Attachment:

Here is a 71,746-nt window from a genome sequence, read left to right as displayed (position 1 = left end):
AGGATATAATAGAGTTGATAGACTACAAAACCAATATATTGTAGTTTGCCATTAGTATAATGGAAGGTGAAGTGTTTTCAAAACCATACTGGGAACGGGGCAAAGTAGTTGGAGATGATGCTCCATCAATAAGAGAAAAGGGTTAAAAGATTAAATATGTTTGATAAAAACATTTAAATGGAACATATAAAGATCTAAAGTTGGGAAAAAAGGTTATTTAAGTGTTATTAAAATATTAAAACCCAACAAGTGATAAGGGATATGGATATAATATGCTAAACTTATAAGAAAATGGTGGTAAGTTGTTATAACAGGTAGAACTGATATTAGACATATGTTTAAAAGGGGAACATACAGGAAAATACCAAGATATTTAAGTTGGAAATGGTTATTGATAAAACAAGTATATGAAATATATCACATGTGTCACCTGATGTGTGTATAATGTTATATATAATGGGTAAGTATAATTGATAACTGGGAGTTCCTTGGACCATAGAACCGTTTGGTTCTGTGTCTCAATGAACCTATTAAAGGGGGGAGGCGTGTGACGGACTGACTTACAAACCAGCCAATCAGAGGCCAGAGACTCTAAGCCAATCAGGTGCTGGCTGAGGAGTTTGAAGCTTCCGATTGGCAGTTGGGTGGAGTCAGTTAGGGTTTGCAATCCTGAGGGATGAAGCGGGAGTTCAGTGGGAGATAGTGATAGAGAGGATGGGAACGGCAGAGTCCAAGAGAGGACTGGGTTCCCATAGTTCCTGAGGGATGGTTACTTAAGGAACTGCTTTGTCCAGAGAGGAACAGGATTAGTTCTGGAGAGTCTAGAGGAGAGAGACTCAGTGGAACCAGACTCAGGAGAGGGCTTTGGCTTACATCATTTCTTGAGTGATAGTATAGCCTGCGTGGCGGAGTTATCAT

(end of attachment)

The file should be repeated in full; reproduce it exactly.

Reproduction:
Here is a 71,746-nt window from a genome sequence, read left to right as displayed (position 1 = left end):
AGGATATAATAGAGTTGATAGACTACAAAACCAATATATTGTAGTTTGCCATTAGTATAATGGAAGGTGAAGTGTTTTCAAAACCATACTGGGAACGGGGCAAAGTAGTTGGAGATGATGCTCCATCAATAAGAGAAAAGGGTTAAAAGATTAAATATGTTTGATAAAAACATTTAAATGGAACATATAAAGATCTAAAGTTGGGAAAAAAGGTTATTTAAGTGTTATTAAAATATTAAAACCCAACAAGTGATAAGGGATATGGATATAATATGCTAAACTTATAAGAAAATGGTGGTAAGTTGTTATAACAGGTAGAACTGATATTAGACATATGTTTAAAAGGGGAACATACAGGAAAATACCAAGATATTTAAGTTGGAAATGGTTATTGATAAAACAAGTATATGAAATATATCACATGTGTCACCTGATGTGTGTATAATGTTATATATAATGGGTAAGTATAATTGATAACTGGGAGTTCCTTGGACCATAGAACCGTTTGGTTCTGTGTCTCAATGAACCTATTAAAGGGGGGAGGCGTGTGACGGACTGACTTACAAACCAGCCAATCAGAGGCCAGAGACTCTAAGCCAATCAGGTGCTGGCTGAGGAGTTTGAAGCTTCCGATTGGCAGTTGGGTGGAGTCAGTTAGGGTTTGCAATCCTGAGGGATGAAGCGGGAGTTCAGTGGGAGATAGTGATAGAGAGGATGGGAACGGCAGAGTCCAAGAGAGGACTGGGTTCCCATAGTTCCTGAGGGATGGTTACTTAAGGAACTGCTTTGTCCAGAGAGGAACAGGATTAGTTCTGGAGAGTCTAGAGGAGAGAGACTCAGTGGAACCAGACTCAGGAGAGGGCTTTGGCTTACATCATTTCTTGAGTGATAGTATAGCCTGCGTGGCGGAGTTATCAT